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A Handbook of the Boer War

Which after a short sojourn in Natal he found at Kimberley


In

1871 a sickly youth named Cecil Rhodes came from England to South Africa in search of health, which after a short sojourn in Natal he found at Kimberley. The prospects of the place favourably impressed him, and he soon laid in it the foundations of his fortune; but six years later the future of Kimberley was still precarious and the discovery of gold in a remote district of the Transvaal sucked thither the greater proportion of the citizens, who, however, found that they had not bettered themselves by the change and returned to the pipes: and soon nearly a hundred companies, syndicates, and private adventurers were groping for diamonds over an area of less than two hundred acres. The waste of energy was manifest to Rhodes, who in 1888 completed, with the help of the Rothschilds, the task upon which he had been engaged for some years, the amalgamation of the conflicting and overlapping diamond interests under the name of the De Beers Consolidated Mines. It was soon found that the new industry was insufficiently protected by the existing criminal law and a new felony was created by the Illicit Diamond Buying Act.

It has been for several centuries the practice of Great Britain to entrust to private companies the imperial responsibilities which she is reluctant to assume and to let out to contractors, who can be repudiated if they fail and expropriated if they succeed, the job of expanding an Empire. Of this policy the most prominent instance is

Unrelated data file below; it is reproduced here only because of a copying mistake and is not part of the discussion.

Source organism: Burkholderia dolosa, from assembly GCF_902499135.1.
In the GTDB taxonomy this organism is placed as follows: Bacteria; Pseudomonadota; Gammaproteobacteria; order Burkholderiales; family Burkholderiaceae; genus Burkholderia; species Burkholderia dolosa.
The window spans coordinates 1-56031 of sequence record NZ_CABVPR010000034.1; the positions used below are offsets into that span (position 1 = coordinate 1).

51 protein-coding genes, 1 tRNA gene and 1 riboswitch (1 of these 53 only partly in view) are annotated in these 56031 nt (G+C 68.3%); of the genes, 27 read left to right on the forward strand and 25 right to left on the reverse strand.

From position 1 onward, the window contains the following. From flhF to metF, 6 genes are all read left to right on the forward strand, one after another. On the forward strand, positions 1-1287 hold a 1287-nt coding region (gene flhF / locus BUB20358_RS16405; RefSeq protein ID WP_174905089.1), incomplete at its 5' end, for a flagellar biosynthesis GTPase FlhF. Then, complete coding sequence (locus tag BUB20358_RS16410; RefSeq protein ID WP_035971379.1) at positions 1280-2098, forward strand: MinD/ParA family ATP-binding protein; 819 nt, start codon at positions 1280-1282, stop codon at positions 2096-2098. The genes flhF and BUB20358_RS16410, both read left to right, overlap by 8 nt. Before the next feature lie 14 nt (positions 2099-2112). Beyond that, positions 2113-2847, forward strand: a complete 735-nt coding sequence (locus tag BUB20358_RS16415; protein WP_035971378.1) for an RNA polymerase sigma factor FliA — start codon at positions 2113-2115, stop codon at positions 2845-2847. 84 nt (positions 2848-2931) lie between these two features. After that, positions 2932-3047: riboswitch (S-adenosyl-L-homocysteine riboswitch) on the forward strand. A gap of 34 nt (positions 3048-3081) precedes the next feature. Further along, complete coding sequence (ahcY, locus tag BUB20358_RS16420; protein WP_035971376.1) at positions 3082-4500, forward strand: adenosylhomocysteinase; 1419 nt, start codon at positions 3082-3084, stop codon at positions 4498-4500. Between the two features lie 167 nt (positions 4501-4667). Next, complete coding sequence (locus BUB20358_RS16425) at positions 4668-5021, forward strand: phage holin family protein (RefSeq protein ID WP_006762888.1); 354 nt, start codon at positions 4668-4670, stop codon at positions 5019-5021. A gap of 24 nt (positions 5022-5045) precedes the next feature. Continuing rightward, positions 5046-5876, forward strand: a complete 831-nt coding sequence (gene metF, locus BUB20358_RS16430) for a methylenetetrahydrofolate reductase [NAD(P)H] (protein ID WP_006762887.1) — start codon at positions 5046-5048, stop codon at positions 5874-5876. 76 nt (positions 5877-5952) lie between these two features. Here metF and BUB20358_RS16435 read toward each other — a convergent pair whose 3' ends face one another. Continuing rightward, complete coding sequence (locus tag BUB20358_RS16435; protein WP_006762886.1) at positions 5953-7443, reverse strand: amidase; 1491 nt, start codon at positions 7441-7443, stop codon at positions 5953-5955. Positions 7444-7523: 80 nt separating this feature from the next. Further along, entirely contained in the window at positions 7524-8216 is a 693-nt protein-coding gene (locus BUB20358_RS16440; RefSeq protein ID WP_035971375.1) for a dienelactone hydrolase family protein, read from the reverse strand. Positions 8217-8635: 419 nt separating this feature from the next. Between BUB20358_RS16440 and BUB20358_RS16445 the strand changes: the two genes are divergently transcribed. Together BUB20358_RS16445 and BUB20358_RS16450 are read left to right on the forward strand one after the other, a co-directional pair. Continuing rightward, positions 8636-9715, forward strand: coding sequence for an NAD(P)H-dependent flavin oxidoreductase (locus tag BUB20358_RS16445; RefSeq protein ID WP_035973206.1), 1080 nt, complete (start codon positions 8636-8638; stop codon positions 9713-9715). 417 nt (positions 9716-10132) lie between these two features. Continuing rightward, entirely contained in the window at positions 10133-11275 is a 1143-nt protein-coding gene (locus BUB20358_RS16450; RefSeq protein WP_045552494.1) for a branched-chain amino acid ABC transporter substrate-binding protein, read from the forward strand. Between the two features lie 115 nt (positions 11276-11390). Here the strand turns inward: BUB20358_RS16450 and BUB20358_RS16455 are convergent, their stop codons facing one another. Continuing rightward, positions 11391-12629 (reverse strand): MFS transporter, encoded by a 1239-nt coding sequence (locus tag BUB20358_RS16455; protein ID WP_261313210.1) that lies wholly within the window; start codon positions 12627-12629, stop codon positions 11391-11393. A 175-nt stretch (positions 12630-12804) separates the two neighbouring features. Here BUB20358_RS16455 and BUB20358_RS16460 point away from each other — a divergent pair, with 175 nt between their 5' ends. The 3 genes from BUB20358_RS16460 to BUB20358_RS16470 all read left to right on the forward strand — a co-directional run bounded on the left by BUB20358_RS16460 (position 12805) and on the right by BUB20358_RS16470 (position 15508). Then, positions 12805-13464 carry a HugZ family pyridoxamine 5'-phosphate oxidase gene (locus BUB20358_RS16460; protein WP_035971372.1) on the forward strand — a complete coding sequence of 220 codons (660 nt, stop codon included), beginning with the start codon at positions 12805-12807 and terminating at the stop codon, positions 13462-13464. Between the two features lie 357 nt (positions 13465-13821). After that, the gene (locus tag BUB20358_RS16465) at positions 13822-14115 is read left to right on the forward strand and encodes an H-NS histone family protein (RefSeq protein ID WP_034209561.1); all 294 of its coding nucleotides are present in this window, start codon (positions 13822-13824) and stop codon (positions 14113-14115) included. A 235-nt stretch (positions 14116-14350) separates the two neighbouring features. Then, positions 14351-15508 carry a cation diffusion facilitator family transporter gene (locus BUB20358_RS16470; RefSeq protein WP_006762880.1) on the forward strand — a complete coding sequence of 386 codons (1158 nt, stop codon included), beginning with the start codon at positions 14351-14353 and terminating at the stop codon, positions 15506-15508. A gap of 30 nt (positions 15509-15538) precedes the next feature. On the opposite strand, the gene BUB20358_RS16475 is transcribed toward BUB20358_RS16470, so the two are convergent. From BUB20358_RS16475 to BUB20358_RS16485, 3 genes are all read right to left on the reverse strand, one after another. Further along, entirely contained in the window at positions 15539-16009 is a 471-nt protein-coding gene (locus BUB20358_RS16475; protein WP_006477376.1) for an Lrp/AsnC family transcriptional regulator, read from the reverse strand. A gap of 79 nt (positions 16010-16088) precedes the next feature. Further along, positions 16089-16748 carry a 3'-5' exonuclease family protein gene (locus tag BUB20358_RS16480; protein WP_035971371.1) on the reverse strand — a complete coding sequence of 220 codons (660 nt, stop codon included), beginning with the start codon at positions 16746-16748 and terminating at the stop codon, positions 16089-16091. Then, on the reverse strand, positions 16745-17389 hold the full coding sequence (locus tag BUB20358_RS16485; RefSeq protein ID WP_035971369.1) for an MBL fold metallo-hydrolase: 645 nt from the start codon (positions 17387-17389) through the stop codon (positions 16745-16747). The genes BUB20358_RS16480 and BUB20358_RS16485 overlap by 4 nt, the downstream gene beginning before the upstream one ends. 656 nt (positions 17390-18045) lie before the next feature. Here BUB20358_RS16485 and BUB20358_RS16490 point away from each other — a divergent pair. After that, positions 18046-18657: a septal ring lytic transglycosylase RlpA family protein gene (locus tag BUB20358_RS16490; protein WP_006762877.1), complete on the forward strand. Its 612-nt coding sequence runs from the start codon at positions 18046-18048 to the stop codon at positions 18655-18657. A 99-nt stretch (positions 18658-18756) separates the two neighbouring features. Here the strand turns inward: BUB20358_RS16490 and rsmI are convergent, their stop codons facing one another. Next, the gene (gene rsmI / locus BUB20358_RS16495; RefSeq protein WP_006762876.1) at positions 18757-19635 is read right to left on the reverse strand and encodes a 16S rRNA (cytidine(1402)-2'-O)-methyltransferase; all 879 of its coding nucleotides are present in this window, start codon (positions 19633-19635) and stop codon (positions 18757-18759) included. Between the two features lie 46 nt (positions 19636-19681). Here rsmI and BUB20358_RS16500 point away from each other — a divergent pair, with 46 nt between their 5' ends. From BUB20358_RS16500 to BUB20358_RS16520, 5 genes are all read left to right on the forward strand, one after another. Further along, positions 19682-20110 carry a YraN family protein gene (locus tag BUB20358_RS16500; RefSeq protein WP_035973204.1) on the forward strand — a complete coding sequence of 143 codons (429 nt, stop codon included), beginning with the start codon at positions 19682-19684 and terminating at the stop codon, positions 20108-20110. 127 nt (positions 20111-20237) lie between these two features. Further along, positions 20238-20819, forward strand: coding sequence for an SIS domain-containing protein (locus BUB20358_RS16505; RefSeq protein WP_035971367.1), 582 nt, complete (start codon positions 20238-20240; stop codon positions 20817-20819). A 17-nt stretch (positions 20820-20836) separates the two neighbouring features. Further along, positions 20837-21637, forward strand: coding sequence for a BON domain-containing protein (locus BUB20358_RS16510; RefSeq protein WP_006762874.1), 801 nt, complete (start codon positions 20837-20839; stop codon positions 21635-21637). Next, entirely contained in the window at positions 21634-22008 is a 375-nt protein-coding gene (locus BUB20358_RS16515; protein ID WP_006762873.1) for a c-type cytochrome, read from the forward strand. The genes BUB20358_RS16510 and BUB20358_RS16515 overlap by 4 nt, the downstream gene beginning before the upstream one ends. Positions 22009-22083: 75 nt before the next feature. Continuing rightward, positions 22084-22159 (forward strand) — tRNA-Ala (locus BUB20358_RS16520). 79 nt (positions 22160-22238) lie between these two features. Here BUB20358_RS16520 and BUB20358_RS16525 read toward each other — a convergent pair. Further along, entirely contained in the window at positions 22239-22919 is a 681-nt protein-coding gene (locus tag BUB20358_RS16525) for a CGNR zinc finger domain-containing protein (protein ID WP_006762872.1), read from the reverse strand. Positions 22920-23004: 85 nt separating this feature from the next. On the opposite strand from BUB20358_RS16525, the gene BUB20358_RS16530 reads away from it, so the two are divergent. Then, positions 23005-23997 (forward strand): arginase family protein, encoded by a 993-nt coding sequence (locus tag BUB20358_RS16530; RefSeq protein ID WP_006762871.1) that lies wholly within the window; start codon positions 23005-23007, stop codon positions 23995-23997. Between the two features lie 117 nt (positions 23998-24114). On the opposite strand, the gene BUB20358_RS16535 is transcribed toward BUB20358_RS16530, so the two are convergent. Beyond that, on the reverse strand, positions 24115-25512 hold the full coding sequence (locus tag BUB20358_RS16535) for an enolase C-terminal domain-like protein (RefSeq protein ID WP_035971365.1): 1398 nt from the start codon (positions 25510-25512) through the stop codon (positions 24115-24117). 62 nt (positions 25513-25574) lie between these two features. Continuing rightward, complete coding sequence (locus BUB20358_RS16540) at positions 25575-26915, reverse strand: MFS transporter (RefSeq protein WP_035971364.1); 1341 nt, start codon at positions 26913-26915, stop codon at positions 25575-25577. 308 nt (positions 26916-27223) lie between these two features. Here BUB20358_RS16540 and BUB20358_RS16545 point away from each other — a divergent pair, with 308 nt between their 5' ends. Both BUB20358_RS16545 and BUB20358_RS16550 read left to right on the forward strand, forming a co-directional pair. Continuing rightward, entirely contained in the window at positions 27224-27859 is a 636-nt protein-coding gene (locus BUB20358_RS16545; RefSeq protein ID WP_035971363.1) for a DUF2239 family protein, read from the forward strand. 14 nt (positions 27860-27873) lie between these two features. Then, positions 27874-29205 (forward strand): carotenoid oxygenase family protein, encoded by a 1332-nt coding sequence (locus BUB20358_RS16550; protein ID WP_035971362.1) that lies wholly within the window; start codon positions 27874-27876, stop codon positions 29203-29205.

the East India Company, a commercial venture which obtained from Queen Elizabeth a charter empowering it to trade with the East and which, though connected with Great Britain only by the slender thread of an ocean track of 12,000 miles, maintained itself for two centuries and a half with ever increasing territory and authority until it became a great military Empire. Other examples of lower degree are the Hudson's Bay Company and the Borneo Company. The De Beers Company provided out of its abundance large sums for exploration and settlement in South Africa and for the furtherance of the Imperial idea, and it is said that Rhodes spent the whole of one night in arguing with some of the materialistic magnates of Kimberley, before he could induce them to consent to the employment of the resources of the Company in the advancement of his schemes of Empire. He found, however, that these could not be satisfactorily promoted by a Company whose primary interests were commercial rather than imperial; and in 1888 he obtained a charter for the British South Africa Company, an offshoot of the De Beers Company, formed for the purpose of extending the British Empire towards the Equator.

The question of the defences of Kimberley engaged the attention of the De Beers Company some years before the outbreak of the war. Its vulnerability to attack from the Orange Free State, the border of which ran close to the town, was obvious; and in 1896 a depot of arms and ammunition was formed. A military plan of the place was sent to the Imperial authorities and a defence force was also organized. This, however, had in 1899 ceased to exist owing chiefly to the action of Mr. Schreiner, at that time the Premier of the Cape Colony, who in June refused, with complacent optimism, to furnish it with arms, saying that, "there is no reason for apprehending that Kimberley is in danger of attack," and that "the fears of the citizens are groundless and their anticipations without foundation." A battery of artillery was, however, surreptitiously brought up from King Williamstown.


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